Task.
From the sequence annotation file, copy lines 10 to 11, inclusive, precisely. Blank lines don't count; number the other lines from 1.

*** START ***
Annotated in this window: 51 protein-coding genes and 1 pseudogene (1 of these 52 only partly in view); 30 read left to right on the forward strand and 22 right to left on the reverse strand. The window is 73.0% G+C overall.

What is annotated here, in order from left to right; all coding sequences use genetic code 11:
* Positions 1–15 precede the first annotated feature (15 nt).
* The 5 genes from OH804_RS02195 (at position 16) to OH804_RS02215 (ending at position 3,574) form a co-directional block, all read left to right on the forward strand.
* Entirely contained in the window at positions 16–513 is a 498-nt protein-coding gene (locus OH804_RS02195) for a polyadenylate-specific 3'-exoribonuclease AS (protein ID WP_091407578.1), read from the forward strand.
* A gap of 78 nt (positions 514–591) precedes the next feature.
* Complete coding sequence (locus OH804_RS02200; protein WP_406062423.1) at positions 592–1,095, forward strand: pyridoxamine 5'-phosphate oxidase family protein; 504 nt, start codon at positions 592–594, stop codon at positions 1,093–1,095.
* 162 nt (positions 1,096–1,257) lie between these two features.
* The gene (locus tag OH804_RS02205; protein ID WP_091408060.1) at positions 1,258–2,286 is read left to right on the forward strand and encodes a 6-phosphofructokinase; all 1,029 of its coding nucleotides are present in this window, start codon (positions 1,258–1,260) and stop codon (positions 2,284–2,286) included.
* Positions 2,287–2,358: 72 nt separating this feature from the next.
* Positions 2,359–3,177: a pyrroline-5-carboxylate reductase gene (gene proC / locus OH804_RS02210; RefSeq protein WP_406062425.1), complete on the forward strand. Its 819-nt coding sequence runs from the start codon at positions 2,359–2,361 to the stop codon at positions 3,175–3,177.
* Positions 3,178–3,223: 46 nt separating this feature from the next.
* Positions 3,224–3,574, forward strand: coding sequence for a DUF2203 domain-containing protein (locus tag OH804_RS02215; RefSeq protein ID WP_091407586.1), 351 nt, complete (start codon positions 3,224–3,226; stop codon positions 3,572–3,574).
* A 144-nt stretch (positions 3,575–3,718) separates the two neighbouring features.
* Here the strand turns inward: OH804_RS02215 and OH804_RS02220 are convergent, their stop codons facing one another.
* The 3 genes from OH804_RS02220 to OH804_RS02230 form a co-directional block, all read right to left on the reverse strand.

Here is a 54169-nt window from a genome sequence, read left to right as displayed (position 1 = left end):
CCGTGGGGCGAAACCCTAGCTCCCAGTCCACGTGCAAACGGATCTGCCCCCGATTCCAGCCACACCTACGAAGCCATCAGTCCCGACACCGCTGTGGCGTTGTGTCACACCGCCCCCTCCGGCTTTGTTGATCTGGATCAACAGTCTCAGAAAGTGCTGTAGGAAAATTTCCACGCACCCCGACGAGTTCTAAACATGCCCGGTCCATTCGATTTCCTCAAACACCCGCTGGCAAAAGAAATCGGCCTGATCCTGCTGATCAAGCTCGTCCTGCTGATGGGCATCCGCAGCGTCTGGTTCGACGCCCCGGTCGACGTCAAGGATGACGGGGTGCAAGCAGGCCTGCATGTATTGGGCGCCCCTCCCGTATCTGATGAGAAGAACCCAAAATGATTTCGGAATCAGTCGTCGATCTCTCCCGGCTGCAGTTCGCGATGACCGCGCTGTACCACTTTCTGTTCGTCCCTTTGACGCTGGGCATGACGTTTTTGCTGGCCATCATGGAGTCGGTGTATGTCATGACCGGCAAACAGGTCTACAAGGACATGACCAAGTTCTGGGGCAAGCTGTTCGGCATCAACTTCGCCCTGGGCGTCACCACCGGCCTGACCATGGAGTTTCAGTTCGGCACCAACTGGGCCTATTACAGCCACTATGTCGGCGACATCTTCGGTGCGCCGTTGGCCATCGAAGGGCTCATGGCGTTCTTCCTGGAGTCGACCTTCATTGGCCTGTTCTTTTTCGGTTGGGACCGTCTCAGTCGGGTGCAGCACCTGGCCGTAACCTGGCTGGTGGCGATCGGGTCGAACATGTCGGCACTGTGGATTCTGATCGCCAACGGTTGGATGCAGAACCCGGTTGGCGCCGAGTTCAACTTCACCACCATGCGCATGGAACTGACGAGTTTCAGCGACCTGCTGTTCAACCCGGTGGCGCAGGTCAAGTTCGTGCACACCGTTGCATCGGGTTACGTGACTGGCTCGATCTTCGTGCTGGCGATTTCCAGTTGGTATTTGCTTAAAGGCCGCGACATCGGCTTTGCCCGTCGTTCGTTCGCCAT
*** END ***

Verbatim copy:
* Positions 2,287–2,358: 72 nt separating this feature from the next.
* Positions 2,359–3,177: a pyrroline-5-carboxylate reductase gene (gene proC / locus OH804_RS02210; RefSeq protein WP_406062425.1), complete on the forward strand. Its 819-nt coding sequence runs from the start codon at positions 2,359–2,361 to the stop codon at positions 3,175–3,177.